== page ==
For centuries Norfolk's market towns have played a vital role in the social and business life of the county. Neatly spaced out as they were, each one was the focal point for its own area, supplying the needs of the folk who lived in the scattered villages which surrounded it. Lacking present-day mobility, the journey into town was accomplished on foot or by bicycle, with the more fortunate ones travelling by horse-drawn transport. Once there, however, everything they could possibly want was readily available.
North Walsham was typical of such towns, offering a great diversity of shops and business premises, many of them huddled around the ancient market place which, history tells us, was originally the Lord of the Manor's Home Farm. It had been the arrival of the Flemish weavers and the prosperity they brought with them that made it more profitable to rent out the land for market stalls, which eventually became permanent buildings. And there they have stood, through the centuries, serving the people of the town and its hinterland.
Historically, the width of a medieval stall was seven feet, and although I have not personally investigated the matter, I am reliably informed that the frontage of many of today's shops around the market place can be measured in multiples of seven feet.
The great thing about the shops of my boyhood is they were nearly all completely local - family businesses, owned and operated by people who lived among us. There were, it is true, a few exceptions. The International Stores and the Star Supply Company faced each other across the market place. There was the British and Argentine Meat Company and also Brenner's Bazaar (later Peacock's and eventually Woolworth's), but most of them, large and small, were run by people we knew.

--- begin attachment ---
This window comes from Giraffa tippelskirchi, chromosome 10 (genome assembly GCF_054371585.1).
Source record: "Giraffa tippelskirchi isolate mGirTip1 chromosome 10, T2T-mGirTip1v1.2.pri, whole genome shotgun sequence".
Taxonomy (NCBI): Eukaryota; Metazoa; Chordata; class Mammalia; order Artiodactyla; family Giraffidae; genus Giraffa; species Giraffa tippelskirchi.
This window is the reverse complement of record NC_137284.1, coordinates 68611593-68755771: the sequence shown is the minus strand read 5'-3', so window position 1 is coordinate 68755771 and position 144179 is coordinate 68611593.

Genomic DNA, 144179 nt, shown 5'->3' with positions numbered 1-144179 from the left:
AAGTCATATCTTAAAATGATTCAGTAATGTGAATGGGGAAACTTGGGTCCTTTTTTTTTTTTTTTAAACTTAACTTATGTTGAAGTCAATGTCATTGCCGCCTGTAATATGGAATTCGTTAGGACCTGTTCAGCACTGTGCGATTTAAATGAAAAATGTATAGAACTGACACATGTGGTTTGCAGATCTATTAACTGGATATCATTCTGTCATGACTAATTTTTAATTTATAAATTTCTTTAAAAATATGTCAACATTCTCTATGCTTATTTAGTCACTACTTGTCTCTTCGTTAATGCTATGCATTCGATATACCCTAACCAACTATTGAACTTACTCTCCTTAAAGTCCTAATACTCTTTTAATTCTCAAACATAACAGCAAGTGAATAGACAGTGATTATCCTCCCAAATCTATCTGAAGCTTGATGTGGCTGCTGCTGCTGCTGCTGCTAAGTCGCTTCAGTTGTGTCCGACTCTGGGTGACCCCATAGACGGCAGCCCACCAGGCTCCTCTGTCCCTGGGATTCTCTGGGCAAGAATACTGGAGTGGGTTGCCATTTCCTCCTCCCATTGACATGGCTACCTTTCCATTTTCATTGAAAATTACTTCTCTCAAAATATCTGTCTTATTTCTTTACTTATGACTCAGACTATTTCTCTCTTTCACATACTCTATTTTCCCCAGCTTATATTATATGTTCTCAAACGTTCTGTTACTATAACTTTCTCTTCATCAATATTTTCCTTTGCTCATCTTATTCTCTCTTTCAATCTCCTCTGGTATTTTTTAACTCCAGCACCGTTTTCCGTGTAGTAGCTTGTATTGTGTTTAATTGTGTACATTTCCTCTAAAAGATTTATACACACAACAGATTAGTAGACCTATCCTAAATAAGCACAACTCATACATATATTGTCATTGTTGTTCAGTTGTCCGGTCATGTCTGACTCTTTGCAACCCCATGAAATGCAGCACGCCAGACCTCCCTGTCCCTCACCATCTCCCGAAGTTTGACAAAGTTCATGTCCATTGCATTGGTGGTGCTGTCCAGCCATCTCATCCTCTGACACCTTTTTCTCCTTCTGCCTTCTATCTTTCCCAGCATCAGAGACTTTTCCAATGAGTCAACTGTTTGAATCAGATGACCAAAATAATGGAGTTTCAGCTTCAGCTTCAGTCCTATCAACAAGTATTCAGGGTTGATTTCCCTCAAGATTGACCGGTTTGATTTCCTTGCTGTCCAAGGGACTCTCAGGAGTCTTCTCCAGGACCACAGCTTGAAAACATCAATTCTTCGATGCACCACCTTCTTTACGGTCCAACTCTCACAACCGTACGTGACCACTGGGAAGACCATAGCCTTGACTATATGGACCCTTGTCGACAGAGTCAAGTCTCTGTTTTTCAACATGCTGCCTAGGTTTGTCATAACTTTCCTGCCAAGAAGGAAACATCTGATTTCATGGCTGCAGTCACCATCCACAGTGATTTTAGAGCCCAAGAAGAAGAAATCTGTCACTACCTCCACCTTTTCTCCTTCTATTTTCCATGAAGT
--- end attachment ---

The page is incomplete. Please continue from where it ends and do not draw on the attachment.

One feature was the absolute plethora of "little" shops, so numerous that one wonders how they all managed to make a living, but each of them small enough to require a staff of just one person - the owner.
Ladies like Connie Peacock, Lily Bruce and Martha Harvey, for instance, supplied the town's smoking needs. Jimmy Craske and George Howlett purveyed a wide selection of fish, while John Hall and Harry Carpenter offered fruit and vegetables. Billy Mount and Albert Kimm would repair your boots - and Frank Chittock would cut a piece of leather to size so that you could do it yourself.
The list was endless, but one will live forever in blessed memory - Mr Grey's "shop that sold everything". Kelly's Directory listed his business as "Hardware and furniture dealers, tobacconists &c." It was that final &c that told the full story, for there were few items which could not be obtained from Mr Grey. From doormats to paraffin lamps, chamber pots to dinner services and every other conceivable household requisite - all were there. There was Lifebuoy soap for bath night, Sunlight for washday, and Monkey Brand for scrubbing the kitchen table, not forgetting Robin starch and bluebags. There was flour and paraffin, vinegar and sugar, tobacco and tea, both Brooke Bond and the local favourite, Lambert's BOP.
If one wondered how that little shop on the corner of Bacton Road and Back Street could hold it all, the sight of his delivery cart was even more amazing. Every day Mr Lawrence from Felmingham took the vehicle out, laden to overflowing, on his trips around the surrounding area. His main cargo was paraffin, with everything else stacked precariously above and around the tank. Items of food tended to acquire an added flavour because of the proximity of the oil, but nobody seemed to bother. Mr Lawrence was just one of a legion of paraffin men who daily made their journeys around the country roads of Norfolk in the service of local housewives.
It would be impossible to write of Mr Grey's shop without mention of his annual sale. It was not really a yearly event - he had one when ever he had a selection of goods which would otherwise be left on his hands. One of the
regular attractions was wallpaper, which was reduced from something like threepence to a penny a roll. A constant succession of children, despatched by their respective mothers, would arrive with instructions to pick a pretty pattern in pink or blue or what ever colour Mother fancied. It was always a single roll, for it was not destined to adorn a wall - it was new lining paper for the shelves in the pantry.
Arthur Griffin was another man who could supply almost everything, though in a different field. Arthur spent his working life in an Aladdin's Cave of bicycles and spare parts and, when he died in 1991, he could justifiably lay claim to have been the longest-serving shopkeeper in North Walsham. He had started his business in 1924 when he was 14 years old, and he always vowed he would never retire -and he never did.